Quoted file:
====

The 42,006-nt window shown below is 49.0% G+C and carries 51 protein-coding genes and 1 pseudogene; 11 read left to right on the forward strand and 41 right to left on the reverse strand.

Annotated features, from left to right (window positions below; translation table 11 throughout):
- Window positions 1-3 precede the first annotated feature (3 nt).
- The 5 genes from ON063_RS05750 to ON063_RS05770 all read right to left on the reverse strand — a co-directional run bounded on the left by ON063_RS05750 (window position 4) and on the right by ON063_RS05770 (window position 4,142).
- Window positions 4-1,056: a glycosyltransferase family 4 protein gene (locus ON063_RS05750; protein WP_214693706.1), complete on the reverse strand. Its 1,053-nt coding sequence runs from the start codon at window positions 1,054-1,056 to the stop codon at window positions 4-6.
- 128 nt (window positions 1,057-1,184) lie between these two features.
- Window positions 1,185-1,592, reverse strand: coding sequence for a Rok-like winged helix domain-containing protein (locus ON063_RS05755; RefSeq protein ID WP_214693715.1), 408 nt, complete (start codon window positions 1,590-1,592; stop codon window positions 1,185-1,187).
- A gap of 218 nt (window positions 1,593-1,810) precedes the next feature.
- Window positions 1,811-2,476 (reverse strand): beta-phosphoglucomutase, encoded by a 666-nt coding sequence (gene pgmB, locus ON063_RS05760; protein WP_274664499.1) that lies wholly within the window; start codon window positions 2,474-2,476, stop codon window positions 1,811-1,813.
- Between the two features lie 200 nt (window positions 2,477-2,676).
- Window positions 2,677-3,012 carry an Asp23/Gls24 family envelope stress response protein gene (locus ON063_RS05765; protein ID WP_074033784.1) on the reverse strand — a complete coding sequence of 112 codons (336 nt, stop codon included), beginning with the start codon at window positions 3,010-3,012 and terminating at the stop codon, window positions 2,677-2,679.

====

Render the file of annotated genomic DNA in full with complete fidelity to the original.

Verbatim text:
The 42,006-nt window shown below is 49.0% G+C and carries 51 protein-coding genes and 1 pseudogene; 11 read left to right on the forward strand and 41 right to left on the reverse strand.

Annotated features, from left to right (window positions below; translation table 11 throughout):
- Window positions 1-3 precede the first annotated feature (3 nt).
- The 5 genes from ON063_RS05750 to ON063_RS05770 all read right to left on the reverse strand — a co-directional run bounded on the left by ON063_RS05750 (window position 4) and on the right by ON063_RS05770 (window position 4,142).
- Window positions 4-1,056: a glycosyltransferase family 4 protein gene (locus ON063_RS05750; protein WP_214693706.1), complete on the reverse strand. Its 1,053-nt coding sequence runs from the start codon at window positions 1,054-1,056 to the stop codon at window positions 4-6.
- 128 nt (window positions 1,057-1,184) lie between these two features.
- Window positions 1,185-1,592, reverse strand: coding sequence for a Rok-like winged helix domain-containing protein (locus ON063_RS05755; RefSeq protein ID WP_214693715.1), 408 nt, complete (start codon window positions 1,590-1,592; stop codon window positions 1,185-1,187).
- A gap of 218 nt (window positions 1,593-1,810) precedes the next feature.
- Window positions 1,811-2,476 (reverse strand): beta-phosphoglucomutase, encoded by a 666-nt coding sequence (gene pgmB, locus ON063_RS05760; protein WP_274664499.1) that lies wholly within the window; start codon window positions 2,474-2,476, stop codon window positions 1,811-1,813.
- Between the two features lie 200 nt (window positions 2,477-2,676).
- Window positions 2,677-3,012 carry an Asp23/Gls24 family envelope stress response protein gene (locus ON063_RS05765; protein ID WP_074033784.1) on the reverse strand — a complete coding sequence of 112 codons (336 nt, stop codon included), beginning with the start codon at window positions 3,010-3,012 and terminating at the stop codon, window positions 2,677-2,679.